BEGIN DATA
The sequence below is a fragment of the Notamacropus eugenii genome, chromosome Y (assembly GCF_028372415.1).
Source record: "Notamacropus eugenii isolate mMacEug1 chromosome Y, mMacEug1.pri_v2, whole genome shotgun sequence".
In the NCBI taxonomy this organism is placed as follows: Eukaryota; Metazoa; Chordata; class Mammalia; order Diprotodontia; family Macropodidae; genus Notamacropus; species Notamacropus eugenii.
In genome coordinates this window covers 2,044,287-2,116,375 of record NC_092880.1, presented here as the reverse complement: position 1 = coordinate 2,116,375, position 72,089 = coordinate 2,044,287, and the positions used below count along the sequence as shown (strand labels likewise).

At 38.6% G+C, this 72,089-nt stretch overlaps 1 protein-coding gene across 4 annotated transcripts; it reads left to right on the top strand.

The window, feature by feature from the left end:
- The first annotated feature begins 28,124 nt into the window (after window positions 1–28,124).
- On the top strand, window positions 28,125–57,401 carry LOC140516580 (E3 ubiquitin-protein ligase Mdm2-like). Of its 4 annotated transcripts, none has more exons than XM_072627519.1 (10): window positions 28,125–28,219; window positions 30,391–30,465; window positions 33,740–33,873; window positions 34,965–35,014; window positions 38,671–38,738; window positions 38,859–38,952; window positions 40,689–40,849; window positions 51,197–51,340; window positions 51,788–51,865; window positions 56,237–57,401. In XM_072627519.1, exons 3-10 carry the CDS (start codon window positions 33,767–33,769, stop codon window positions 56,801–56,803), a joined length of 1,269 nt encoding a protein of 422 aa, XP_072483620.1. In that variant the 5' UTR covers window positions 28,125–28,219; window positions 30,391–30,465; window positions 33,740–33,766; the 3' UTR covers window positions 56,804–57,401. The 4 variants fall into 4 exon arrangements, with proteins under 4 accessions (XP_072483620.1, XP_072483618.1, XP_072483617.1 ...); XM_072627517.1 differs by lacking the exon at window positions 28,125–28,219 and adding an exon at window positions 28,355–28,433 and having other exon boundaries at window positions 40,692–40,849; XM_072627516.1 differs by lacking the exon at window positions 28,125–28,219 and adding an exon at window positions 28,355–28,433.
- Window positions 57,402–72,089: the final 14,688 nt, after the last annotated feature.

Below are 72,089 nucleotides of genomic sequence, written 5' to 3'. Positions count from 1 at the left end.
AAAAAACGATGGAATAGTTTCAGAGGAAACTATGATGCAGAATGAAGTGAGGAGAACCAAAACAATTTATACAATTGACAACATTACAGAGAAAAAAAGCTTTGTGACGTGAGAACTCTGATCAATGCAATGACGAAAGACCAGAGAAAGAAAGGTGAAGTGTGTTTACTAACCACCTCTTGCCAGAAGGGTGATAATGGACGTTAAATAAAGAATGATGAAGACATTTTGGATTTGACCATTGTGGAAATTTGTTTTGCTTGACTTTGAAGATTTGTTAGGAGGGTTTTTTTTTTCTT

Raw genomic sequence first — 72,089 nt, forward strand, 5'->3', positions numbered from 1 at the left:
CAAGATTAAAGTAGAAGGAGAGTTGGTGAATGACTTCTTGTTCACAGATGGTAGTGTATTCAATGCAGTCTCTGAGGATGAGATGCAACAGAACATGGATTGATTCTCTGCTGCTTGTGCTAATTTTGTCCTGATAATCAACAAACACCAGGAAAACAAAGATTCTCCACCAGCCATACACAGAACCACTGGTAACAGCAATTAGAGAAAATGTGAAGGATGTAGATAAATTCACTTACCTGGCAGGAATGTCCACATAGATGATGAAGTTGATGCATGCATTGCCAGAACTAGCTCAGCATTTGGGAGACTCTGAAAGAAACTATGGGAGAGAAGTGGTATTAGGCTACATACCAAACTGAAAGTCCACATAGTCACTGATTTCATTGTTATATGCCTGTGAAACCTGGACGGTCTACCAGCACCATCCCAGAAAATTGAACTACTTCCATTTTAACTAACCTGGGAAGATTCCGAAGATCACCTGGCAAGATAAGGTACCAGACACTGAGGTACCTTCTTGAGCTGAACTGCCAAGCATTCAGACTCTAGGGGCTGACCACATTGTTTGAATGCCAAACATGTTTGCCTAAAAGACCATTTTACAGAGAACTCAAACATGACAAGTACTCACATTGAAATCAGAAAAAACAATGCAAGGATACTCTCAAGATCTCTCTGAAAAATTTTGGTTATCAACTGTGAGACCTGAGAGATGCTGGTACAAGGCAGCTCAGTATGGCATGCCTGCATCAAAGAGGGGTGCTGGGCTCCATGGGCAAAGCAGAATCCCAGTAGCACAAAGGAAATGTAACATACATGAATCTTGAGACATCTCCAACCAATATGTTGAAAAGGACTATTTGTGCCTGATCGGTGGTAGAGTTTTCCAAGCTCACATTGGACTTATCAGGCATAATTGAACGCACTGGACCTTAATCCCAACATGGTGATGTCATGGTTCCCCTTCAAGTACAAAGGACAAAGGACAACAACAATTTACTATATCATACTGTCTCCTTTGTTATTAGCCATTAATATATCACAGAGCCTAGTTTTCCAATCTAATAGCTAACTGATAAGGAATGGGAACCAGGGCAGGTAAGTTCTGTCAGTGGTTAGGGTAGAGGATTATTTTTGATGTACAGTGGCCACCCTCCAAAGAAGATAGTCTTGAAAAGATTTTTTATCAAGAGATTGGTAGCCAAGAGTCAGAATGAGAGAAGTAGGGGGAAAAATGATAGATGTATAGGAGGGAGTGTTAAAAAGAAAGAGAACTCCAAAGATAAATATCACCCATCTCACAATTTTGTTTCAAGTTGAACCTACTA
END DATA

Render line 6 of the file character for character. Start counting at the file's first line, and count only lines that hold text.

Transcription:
The window, feature by feature from the left end: